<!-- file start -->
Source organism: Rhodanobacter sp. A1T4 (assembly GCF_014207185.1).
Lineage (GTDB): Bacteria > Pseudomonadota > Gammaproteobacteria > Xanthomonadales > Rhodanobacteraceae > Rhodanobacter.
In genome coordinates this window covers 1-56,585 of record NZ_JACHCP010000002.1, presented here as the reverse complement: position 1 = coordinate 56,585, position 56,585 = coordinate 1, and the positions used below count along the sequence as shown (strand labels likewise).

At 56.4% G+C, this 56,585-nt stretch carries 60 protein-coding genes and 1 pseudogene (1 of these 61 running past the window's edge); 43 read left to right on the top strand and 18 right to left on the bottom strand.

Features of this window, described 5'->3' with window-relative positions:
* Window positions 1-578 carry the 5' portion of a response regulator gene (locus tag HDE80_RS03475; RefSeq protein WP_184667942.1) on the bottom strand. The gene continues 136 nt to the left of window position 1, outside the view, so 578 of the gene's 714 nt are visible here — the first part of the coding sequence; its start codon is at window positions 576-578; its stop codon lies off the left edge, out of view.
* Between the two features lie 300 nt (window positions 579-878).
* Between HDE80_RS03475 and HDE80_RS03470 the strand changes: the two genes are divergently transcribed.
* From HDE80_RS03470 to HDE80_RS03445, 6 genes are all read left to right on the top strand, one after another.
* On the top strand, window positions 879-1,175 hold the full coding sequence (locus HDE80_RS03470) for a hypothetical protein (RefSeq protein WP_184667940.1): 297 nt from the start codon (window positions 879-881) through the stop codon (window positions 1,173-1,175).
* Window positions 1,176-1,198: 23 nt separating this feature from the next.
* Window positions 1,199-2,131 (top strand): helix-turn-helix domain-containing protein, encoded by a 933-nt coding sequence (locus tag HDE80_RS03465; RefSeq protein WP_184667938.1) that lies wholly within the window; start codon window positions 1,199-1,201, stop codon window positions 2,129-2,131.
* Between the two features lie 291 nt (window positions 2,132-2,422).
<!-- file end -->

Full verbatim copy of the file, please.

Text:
Source organism: Rhodanobacter sp. A1T4 (assembly GCF_014207185.1).
Lineage (GTDB): Bacteria > Pseudomonadota > Gammaproteobacteria > Xanthomonadales > Rhodanobacteraceae > Rhodanobacter.
In genome coordinates this window covers 1-56,585 of record NZ_JACHCP010000002.1, presented here as the reverse complement: position 1 = coordinate 56,585, position 56,585 = coordinate 1, and the positions used below count along the sequence as shown (strand labels likewise).

At 56.4% G+C, this 56,585-nt stretch carries 60 protein-coding genes and 1 pseudogene (1 of these 61 running past the window's edge); 43 read left to right on the top strand and 18 right to left on the bottom strand.

Features of this window, described 5'->3' with window-relative positions:
* Window positions 1-578 carry the 5' portion of a response regulator gene (locus tag HDE80_RS03475; RefSeq protein WP_184667942.1) on the bottom strand. The gene continues 136 nt to the left of window position 1, outside the view, so 578 of the gene's 714 nt are visible here — the first part of the coding sequence; its start codon is at window positions 576-578; its stop codon lies off the left edge, out of view.
* Between the two features lie 300 nt (window positions 579-878).
* Between HDE80_RS03475 and HDE80_RS03470 the strand changes: the two genes are divergently transcribed.
* From HDE80_RS03470 to HDE80_RS03445, 6 genes are all read left to right on the top strand, one after another.
* On the top strand, window positions 879-1,175 hold the full coding sequence (locus HDE80_RS03470) for a hypothetical protein (RefSeq protein WP_184667940.1): 297 nt from the start codon (window positions 879-881) through the stop codon (window positions 1,173-1,175).
* Window positions 1,176-1,198: 23 nt separating this feature from the next.
* Window positions 1,199-2,131 (top strand): helix-turn-helix domain-containing protein, encoded by a 933-nt coding sequence (locus tag HDE80_RS03465; RefSeq protein WP_184667938.1) that lies wholly within the window; start codon window positions 1,199-1,201, stop codon window positions 2,129-2,131.
* Between the two features lie 291 nt (window positions 2,132-2,422).